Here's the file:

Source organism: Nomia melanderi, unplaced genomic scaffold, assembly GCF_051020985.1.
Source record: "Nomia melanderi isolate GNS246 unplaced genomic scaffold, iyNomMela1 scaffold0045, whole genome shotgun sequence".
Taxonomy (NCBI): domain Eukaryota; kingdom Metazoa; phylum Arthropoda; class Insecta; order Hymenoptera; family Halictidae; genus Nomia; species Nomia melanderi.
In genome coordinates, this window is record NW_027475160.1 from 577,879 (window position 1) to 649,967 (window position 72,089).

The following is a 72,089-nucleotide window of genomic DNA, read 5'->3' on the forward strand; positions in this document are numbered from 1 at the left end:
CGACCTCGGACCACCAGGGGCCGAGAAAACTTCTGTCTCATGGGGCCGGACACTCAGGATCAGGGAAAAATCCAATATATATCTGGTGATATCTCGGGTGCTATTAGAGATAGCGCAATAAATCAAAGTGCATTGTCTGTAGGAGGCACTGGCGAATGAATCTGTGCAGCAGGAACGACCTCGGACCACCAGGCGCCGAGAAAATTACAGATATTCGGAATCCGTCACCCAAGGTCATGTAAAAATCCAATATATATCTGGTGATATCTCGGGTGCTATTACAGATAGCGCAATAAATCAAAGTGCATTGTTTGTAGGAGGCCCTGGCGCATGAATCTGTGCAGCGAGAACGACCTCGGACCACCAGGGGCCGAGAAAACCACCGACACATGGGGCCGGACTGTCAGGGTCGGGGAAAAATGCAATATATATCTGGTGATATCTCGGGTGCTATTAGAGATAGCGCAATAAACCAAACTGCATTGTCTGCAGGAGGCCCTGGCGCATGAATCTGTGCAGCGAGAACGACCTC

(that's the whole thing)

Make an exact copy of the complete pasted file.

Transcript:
Source organism: Nomia melanderi, unplaced genomic scaffold, assembly GCF_051020985.1.
Source record: "Nomia melanderi isolate GNS246 unplaced genomic scaffold, iyNomMela1 scaffold0045, whole genome shotgun sequence".
Taxonomy (NCBI): domain Eukaryota; kingdom Metazoa; phylum Arthropoda; class Insecta; order Hymenoptera; family Halictidae; genus Nomia; species Nomia melanderi.
In genome coordinates, this window is record NW_027475160.1 from 577,879 (window position 1) to 649,967 (window position 72,089).

The following is a 72,089-nucleotide window of genomic DNA, read 5'->3' on the forward strand; positions in this document are numbered from 1 at the left end:
CGACCTCGGACCACCAGGGGCCGAGAAAACTTCTGTCTCATGGGGCCGGACACTCAGGATCAGGGAAAAATCCAATATATATCTGGTGATATCTCGGGTGCTATTAGAGATAGCGCAATAAATCAAAGTGCATTGTCTGTAGGAGGCACTGGCGAATGAATCTGTGCAGCAGGAACGACCTCGGACCACCAGGCGCCGAGAAAATTACAGATATTCGGAATCCGTCACCCAAGGTCATGTAAAAATCCAATATATATCTGGTGATATCTCGGGTGCTATTACAGATAGCGCAATAAATCAAAGTGCATTGTTTGTAGGAGGCCCTGGCGCATGAATCTGTGCAGCGAGAACGACCTCGGACCACCAGGGGCCGAGAAAACCACCGACACATGGGGCCGGACTGTCAGGGTCGGGGAAAAATGCAATATATATCTGGTGATATCTCGGGTGCTATTAGAGATAGCGCAATAAACCAAACTGCATTGTCTGCAGGAGGCCCTGGCGCATGAATCTGTGCAGCGAGAACGACCTC